If your child has a serious reaction, symptoms may be a severe allergic reaction, difficulty breathing, wheezing, hives, weakness, dizziness, high fever or a fast heart beat. If these symptoms occur, call or go to see your doctor right away. Tell your doctor what happened, the date and time it happened and when the immunization was given.
When disease germs enter your body, they begin to reproduce. Your immune system realizes there are foreign germs and responds by making antibodies to destroy the germs. Antibodies help you to get well.
Antibodies also protect you from future infections because they stay in the bloodstream and will destroy these same germs if they enter your body again. This is called immunity. The problem is that you have to become sick with the disease in order to gain immunity.
Vaccines help you to develop immunity and create antibodies without having to get sick first.
Childhood Vaccination Schedule
|2 months||Rotavirus; DTaP (Diptheria, Tetanus, Pertussis);
H. influenza type b; Polio; Hepatits B;
Pneumococcal Conjugate (Pneumonia)
|4 months||Rotavirus; DTaP (Diptheria, Tetanus, Pertussis);
H. influenza type b; Polio; Pneumococcal Conjugate (Pneumonia)
|6 months||Rotavirus; DTaP (Diptheria, Tetanus, Pertussis);
H. influenza type b; Hepatits B;
Pneumococcal Conjugate (Pneumonia)
|12-15 months||DTaP (Diptheria, Tetanus, Pertussis); H. influenza type b; Polio; Pneumococcal Conjugate (Pneumonia);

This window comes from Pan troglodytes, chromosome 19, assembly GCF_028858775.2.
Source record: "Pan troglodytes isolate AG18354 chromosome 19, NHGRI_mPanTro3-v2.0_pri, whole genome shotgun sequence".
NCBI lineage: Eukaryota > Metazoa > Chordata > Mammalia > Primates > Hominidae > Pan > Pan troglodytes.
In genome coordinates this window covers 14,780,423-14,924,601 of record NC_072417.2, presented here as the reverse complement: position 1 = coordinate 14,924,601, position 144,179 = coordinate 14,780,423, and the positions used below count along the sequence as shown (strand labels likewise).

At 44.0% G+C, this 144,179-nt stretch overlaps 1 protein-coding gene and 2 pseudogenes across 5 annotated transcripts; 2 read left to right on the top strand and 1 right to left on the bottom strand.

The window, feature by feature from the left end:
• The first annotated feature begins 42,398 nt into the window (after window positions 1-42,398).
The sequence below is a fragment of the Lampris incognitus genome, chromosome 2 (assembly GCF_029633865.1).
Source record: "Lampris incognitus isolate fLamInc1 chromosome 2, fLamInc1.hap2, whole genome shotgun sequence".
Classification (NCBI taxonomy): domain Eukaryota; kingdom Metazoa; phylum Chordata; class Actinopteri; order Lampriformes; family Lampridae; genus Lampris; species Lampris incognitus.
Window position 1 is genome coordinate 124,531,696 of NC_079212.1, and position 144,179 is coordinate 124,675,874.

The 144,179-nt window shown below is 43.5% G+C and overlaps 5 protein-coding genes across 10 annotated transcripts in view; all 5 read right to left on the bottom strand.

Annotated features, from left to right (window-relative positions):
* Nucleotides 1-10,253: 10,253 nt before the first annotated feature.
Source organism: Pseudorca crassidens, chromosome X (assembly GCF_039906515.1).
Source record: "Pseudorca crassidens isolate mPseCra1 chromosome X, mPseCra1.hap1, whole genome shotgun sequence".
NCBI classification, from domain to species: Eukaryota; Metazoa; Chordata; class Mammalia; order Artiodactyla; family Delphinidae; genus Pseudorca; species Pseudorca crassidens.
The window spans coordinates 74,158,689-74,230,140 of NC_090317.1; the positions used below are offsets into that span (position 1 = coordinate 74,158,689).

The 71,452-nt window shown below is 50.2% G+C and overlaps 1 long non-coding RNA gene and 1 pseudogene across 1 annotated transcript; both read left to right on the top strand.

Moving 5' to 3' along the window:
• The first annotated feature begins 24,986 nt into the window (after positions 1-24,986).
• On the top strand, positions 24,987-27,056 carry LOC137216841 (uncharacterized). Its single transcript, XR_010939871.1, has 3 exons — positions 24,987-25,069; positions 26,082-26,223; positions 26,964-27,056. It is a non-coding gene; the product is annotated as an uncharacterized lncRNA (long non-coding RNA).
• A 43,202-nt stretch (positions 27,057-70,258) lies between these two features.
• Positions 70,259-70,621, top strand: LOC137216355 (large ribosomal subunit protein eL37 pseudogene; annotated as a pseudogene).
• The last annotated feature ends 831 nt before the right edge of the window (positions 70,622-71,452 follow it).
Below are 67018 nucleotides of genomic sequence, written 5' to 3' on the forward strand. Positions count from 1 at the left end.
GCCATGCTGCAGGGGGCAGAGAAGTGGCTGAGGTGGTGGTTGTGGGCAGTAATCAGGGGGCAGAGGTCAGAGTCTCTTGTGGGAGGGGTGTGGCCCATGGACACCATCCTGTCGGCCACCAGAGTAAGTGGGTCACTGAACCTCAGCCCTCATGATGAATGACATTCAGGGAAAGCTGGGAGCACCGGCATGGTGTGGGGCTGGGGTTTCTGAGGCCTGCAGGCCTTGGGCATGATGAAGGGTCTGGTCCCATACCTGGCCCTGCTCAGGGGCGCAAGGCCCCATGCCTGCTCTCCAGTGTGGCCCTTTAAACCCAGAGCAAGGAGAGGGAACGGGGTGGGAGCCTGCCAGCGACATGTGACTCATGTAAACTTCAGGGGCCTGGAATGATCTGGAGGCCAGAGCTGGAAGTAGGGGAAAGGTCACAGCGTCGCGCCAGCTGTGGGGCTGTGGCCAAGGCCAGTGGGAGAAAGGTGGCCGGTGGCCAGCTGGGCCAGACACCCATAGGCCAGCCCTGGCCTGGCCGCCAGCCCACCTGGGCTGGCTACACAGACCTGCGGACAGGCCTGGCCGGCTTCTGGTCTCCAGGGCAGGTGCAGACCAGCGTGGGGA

MMR (Measles, Mumps, Rubella); Varicella (Chicken pox);
|18 months||Hepatitis A (second dose 6 months after the first dose)|
|4-6 years||DTaP (Diptheria, Tetanus, Pertussis); Polio;
MMR (Measles, Mumps, Rubella); Varicella (Chicken pox)
|11-18 years||Tdap (Diptheria, Tetanus, Pertussis);
HPV (Human Papillomavirus-3 doses); Meningococcal
This is a great resource for childhood and adolescent immunization information.
Adult Vaccination Schedule
Tetanus spores are found in dirt and in the ground. Any deep cut or wound could be at risk for developing Tetanus. If an adult has never had a Td shot, he/she must get a 3-shot series for protection. Usually, adults receive a Td booster shot every 10 years to maintain protection.
Measles, Mumps, Rubella (MMR)
Sometimes adults need a dose of MMR to protect against these diseases. This is true if the adult is a college student; works in a health care setting or plans to travel outside the country. *Pregnant women should not take the MMR vaccination but should be vaccinated after the baby is born if needed.
Varicella (Chicken Pox)
Chicken pox vaccine is recommended for adults who are not immune to varicella. If contracted as an adult, chicken pox can cause a painful rash called “Shingles” years later. If you have never had chicken pox, talk to your doctor about receiving this vaccine.
Adults aged 50 years and older should always get a flu shot each year during flu season (usually around the beginning of October). Adults under age 50 are strongly encouraged to get a flu shot each year.
Adults may need to get 1 or 2 doses of Pneumonia vaccine depending on their age and risk factors. This can be given any time of year.
Hepatitis A is a liver disease that is usually foodborne. Certain adults should receive this vaccine. Talk to your doctor or the health department to see if you are at risk.